EJ: I think it still feels like a really big leap. It still feels like a huge risk. But it’s because I haven’t quite figured out what it looks like. I think once I get closer to identifying ways to merge these two worlds. And there is a way to do it; I feel like I’m so close. Everyone keeps saying to me, “You’re not close. You’re there already. You just need to spend some quiet time reflecting.” I’ve done everything. I taught poetry years ago. I’ve done this counseling thing; I’ve worked in admissions. I’ve done a lot in education, and so now I’m getting to this point where I’m really thinking about in the next two years transitioning to something completely different. I think that might be the space for me to start figuring out how to bring more creativity into my work. The other thing is, I want to honor the process of creativity, and I don’t think it is an on-demand thing. So I don’t want to go too far into the weeds to where my creativity pays my bills. That’s not what I want either. I don’t want anything where it loses its intrinsic value. That’s why I’ve always been very reluctant about writing full time or doing something like that because I don’t want writing to lose its intrinsic value as something that I just love for the sake of loving it. I don’t want to rely on it as my sole career because then I could find myself hating something that I loved out of pure, genuine curiosity. That’s where my battle always comes in – my internal battle.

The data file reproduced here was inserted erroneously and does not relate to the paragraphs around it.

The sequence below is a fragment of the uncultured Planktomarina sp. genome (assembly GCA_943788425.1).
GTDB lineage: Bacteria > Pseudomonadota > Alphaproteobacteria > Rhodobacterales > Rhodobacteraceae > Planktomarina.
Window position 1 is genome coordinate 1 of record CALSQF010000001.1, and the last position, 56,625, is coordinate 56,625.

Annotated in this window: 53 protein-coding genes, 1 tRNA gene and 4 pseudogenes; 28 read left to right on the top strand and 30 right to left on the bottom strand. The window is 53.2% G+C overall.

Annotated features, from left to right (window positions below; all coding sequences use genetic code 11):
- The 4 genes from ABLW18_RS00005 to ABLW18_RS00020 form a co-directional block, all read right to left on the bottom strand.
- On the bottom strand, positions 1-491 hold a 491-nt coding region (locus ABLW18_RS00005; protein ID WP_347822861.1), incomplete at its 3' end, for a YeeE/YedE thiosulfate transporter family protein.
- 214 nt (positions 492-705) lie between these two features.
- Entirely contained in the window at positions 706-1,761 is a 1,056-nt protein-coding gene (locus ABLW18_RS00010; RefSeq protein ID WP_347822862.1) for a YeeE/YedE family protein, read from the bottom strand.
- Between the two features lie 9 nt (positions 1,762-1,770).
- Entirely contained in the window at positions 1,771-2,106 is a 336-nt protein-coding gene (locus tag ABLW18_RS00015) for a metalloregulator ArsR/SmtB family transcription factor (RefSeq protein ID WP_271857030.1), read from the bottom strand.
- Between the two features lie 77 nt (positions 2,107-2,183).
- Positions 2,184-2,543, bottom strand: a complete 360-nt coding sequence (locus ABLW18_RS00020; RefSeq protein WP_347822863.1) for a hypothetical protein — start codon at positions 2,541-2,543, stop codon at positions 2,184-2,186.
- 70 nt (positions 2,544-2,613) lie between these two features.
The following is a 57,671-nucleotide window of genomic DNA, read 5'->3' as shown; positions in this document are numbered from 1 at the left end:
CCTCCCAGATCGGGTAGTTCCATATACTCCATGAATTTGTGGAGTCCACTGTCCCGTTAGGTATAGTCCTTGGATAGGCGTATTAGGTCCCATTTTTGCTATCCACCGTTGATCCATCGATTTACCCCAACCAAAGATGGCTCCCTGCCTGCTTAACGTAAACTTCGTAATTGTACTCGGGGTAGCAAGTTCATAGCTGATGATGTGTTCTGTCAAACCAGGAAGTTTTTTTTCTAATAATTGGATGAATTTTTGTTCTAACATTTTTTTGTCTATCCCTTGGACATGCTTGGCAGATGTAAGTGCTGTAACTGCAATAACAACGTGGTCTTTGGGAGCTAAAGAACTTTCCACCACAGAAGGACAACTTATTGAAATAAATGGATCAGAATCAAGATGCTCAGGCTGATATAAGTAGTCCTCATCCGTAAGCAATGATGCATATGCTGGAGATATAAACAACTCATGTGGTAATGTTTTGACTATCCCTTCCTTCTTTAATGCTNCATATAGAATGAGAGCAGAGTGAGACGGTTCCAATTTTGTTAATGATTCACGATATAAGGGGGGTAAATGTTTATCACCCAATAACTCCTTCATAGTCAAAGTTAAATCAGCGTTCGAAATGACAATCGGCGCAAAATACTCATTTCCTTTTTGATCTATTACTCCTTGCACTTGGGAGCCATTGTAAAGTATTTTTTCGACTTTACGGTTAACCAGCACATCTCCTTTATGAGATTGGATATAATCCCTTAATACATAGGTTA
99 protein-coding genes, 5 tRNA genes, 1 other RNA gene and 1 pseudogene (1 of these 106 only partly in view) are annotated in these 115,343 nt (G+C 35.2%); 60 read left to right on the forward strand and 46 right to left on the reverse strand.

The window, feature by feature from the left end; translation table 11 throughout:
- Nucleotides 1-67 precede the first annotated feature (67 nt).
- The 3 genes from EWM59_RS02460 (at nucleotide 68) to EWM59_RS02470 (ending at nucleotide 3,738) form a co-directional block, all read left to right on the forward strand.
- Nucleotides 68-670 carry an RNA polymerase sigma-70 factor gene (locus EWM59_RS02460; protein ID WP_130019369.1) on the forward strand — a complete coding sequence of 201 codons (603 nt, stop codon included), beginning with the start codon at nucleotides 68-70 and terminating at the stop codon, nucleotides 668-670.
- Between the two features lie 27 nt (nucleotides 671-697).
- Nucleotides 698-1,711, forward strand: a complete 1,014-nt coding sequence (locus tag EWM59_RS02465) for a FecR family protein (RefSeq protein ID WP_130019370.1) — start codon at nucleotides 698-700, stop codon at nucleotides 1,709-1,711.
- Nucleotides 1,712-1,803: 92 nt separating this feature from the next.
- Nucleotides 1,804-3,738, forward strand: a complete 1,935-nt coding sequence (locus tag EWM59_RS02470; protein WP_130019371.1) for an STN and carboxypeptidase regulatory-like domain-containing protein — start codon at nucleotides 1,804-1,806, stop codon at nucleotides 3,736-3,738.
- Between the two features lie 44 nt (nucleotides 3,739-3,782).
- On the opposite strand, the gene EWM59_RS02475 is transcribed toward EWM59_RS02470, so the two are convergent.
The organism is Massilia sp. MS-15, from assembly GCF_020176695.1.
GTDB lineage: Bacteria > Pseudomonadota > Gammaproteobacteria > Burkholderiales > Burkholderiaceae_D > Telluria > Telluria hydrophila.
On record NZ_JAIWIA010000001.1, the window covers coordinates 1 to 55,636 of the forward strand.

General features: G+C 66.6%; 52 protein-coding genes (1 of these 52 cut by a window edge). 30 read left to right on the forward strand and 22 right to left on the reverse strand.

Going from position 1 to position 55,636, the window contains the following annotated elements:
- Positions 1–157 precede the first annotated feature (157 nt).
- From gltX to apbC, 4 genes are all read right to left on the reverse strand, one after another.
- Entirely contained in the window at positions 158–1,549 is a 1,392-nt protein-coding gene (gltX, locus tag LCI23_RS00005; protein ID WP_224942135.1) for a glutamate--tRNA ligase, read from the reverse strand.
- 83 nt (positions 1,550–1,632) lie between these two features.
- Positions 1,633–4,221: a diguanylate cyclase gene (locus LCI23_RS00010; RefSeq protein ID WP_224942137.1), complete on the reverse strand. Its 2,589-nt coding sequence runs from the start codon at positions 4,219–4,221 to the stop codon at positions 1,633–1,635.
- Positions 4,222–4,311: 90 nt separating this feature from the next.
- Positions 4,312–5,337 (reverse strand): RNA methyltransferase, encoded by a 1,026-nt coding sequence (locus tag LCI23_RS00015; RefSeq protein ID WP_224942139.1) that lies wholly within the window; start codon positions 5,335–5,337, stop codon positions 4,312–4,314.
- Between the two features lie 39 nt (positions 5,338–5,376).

LBG: It’s really interesting to also think about art for art’s sake because I think so much of the time we get away from that, “Oh I do this because I really love it, not because I have to and I need to make my rent this month but because I like love it.” I think that’s definitely something that as artists we need to honor more.

LBG: So how did you come up with the character of Nia?